5 Wrestling Innovations That Did As Much Harm As Good

Overkill the likes of which John Rambo would be proud.


Wrestling is a beast in a constant state of evolution, and as much as WWE RAW remains a chore to sit through most weeks, there remains just enough evidence of that to subject oneself to Stephanie McMahon's senseless ego gratification exercises.

In 2010, WWE laughed at the very notion of independent wrestling - so much so that Daniel Bryan was labelled a nerd for having the sheer audacity to better himself at his craft in "high school gyms" - even though developmental territory Florida Championship Wrestling ran even grimmer venues prior to its transition to NXT and produced more Darren Youngs than it did Kofi Kingstons.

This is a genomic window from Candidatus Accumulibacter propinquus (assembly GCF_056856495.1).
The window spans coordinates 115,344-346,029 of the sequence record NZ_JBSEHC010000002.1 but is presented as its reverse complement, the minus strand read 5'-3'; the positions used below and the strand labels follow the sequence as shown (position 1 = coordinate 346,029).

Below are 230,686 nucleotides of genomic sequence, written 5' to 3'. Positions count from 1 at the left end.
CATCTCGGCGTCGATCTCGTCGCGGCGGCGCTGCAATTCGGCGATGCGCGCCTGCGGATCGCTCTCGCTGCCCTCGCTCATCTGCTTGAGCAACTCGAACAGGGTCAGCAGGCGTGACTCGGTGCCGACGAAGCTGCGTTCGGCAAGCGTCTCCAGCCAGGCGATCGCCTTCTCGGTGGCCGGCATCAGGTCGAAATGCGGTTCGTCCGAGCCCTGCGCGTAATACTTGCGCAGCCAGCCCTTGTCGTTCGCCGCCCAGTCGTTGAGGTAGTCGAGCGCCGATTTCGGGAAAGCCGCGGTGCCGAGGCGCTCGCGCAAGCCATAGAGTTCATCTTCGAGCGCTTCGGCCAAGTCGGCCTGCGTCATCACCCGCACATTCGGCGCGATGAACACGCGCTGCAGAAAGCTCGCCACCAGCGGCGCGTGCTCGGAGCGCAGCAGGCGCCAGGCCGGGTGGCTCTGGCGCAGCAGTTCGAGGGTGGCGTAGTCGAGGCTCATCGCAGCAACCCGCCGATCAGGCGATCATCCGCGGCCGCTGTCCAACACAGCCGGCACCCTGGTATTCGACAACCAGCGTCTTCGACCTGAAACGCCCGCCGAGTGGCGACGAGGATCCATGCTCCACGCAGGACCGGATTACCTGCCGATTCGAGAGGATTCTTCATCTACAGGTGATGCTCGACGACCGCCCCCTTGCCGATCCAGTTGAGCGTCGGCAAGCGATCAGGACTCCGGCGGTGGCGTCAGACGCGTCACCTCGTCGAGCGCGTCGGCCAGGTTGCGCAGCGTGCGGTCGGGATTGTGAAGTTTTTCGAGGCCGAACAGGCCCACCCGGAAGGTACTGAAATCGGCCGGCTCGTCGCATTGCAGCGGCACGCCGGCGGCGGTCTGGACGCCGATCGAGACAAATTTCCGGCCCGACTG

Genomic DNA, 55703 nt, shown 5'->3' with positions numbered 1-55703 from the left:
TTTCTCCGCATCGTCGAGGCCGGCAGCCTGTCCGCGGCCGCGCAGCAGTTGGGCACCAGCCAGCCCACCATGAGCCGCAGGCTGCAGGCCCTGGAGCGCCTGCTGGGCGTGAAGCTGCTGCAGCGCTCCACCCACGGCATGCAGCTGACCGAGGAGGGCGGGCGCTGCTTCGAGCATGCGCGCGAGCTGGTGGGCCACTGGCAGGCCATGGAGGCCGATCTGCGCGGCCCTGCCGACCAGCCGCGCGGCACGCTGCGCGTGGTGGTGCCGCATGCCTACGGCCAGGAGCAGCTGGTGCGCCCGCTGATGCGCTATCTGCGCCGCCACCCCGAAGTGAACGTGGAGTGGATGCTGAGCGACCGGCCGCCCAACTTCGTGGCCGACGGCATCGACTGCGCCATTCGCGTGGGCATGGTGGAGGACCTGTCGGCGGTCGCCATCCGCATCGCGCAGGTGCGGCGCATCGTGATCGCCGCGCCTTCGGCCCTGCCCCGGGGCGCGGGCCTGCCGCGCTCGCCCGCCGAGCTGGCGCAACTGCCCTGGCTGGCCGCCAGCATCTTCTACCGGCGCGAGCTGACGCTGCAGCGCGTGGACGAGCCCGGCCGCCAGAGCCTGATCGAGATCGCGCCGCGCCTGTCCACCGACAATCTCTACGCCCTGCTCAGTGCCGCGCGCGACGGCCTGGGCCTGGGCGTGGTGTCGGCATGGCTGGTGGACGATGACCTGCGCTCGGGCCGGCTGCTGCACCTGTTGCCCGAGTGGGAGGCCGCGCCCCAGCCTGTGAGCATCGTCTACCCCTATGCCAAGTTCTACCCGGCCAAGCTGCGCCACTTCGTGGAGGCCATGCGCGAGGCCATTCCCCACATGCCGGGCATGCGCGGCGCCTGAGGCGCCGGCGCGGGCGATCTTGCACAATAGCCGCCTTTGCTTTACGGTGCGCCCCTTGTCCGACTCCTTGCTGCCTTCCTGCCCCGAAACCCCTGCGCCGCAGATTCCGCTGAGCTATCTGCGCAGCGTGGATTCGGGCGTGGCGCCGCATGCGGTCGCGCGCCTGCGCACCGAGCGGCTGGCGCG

And yet, on any given episode of RAW today, independent scene-honed talents like Samoa Joe and Kevin Owens are positioned at the top of the card they were once deemed too fat to even orbit a few short years ago. WWE revising its massive hoss recruitment policy is a welcome innovation. No longer will we ever see R-Truth or somebody of his calibre headlining a pay-per-view.

Conversely, it matters little that someone like Sami Zayn is as talented as he is. The company will always need a good bumper to make the real stars look good - and Zayn seems destined to occupy that faceless role for the foreseeable. Likewise, the introduction of 205 Live, which has necessitated an en masse invasion of international Cruiserweight talent, has rendered a once-novel development mundane.

Not like WWE to overdo it.


Former Power Slam Magazine scribe and author of Development Hell: The NXT Story - available NOW on shop.whatculture.com!